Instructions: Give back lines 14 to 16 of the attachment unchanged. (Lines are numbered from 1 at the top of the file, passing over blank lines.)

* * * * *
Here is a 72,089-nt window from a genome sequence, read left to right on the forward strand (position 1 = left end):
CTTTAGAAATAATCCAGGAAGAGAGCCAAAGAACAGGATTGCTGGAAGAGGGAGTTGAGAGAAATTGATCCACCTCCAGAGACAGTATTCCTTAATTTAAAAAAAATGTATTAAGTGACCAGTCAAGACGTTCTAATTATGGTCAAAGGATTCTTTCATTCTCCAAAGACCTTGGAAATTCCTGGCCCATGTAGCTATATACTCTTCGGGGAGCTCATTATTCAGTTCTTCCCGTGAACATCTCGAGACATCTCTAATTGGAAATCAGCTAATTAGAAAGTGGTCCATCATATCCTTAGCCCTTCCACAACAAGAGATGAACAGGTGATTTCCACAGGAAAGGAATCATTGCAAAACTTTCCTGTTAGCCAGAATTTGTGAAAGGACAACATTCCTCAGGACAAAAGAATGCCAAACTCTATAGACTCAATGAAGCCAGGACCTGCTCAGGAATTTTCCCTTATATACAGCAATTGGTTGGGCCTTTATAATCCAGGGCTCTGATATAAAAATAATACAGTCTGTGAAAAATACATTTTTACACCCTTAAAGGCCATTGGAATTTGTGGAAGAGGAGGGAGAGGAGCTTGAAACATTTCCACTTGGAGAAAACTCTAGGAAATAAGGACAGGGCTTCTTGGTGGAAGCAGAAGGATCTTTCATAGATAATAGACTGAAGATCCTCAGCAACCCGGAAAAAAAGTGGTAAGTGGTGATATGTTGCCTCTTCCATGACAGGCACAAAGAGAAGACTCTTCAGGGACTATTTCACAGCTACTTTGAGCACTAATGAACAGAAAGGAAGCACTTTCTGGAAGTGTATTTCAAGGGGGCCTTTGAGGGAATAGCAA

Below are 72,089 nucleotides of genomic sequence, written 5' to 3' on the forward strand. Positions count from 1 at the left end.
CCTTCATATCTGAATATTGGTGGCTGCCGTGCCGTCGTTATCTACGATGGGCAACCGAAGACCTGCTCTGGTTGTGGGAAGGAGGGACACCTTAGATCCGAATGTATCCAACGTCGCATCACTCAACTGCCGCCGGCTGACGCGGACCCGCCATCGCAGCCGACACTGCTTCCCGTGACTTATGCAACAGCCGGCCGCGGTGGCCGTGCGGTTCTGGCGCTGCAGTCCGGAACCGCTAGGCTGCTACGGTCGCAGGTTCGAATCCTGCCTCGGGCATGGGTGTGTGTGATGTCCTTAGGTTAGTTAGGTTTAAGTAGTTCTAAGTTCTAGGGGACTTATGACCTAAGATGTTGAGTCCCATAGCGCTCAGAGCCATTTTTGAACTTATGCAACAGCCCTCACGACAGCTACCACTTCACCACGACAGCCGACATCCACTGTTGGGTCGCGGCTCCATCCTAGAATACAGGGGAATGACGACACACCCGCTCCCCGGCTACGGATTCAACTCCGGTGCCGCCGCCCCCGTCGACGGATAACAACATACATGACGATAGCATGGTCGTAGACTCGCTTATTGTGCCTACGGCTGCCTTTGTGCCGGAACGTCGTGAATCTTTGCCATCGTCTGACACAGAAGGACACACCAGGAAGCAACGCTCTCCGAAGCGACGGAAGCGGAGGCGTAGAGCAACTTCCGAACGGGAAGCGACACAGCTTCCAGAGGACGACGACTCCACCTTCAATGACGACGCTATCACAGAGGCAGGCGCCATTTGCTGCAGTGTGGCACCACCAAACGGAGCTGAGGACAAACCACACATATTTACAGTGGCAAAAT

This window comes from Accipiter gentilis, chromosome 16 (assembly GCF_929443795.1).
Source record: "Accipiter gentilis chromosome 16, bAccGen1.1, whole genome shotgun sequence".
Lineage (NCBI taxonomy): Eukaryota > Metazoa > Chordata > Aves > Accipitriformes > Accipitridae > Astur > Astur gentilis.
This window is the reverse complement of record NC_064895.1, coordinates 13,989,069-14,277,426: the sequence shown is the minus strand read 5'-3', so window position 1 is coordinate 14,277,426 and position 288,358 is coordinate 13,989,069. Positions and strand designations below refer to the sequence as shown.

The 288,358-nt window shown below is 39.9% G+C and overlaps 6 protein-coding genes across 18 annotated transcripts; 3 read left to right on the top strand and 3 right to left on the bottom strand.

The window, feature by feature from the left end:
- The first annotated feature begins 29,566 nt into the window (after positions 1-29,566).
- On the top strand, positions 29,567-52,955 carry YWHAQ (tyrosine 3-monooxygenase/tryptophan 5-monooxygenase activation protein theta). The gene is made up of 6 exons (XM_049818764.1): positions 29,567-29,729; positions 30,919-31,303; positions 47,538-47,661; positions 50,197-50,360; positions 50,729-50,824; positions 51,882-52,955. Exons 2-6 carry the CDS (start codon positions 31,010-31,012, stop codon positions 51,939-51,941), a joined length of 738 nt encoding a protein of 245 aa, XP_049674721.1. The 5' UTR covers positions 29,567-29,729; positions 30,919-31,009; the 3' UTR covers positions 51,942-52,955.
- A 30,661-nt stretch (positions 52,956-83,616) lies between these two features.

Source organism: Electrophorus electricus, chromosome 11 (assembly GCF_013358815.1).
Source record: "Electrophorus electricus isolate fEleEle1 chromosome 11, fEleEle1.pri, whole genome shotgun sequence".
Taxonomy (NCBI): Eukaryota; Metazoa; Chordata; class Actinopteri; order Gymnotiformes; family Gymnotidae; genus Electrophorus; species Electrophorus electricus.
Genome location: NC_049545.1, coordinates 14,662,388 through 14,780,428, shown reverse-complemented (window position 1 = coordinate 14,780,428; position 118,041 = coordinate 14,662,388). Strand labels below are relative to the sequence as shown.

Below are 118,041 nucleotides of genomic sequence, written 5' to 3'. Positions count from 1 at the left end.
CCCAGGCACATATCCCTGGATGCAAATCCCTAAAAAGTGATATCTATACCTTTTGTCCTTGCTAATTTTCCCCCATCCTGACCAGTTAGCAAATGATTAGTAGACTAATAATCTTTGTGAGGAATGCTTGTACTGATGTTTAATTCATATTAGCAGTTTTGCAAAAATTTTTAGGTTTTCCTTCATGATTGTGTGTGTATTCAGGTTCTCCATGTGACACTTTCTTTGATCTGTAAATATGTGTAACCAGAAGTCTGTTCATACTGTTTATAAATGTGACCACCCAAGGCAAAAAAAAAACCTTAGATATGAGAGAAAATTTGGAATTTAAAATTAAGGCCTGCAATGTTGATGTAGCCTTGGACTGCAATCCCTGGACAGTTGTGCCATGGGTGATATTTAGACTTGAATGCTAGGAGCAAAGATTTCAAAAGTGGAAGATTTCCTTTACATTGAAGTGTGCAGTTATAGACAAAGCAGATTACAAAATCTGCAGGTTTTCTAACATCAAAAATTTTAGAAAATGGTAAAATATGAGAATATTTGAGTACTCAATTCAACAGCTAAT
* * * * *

Source organism: Electrophorus electricus, chromosome 11 (assembly GCF_013358815.1).
Source record: "Electrophorus electricus isolate fEleEle1 chromosome 11, fEleEle1.pri, whole genome shotgun sequence".
Taxonomy (NCBI): Eukaryota; Metazoa; Chordata; class Actinopteri; order Gymnotiformes; family Gymnotidae; genus Electrophorus; species Electrophorus electricus.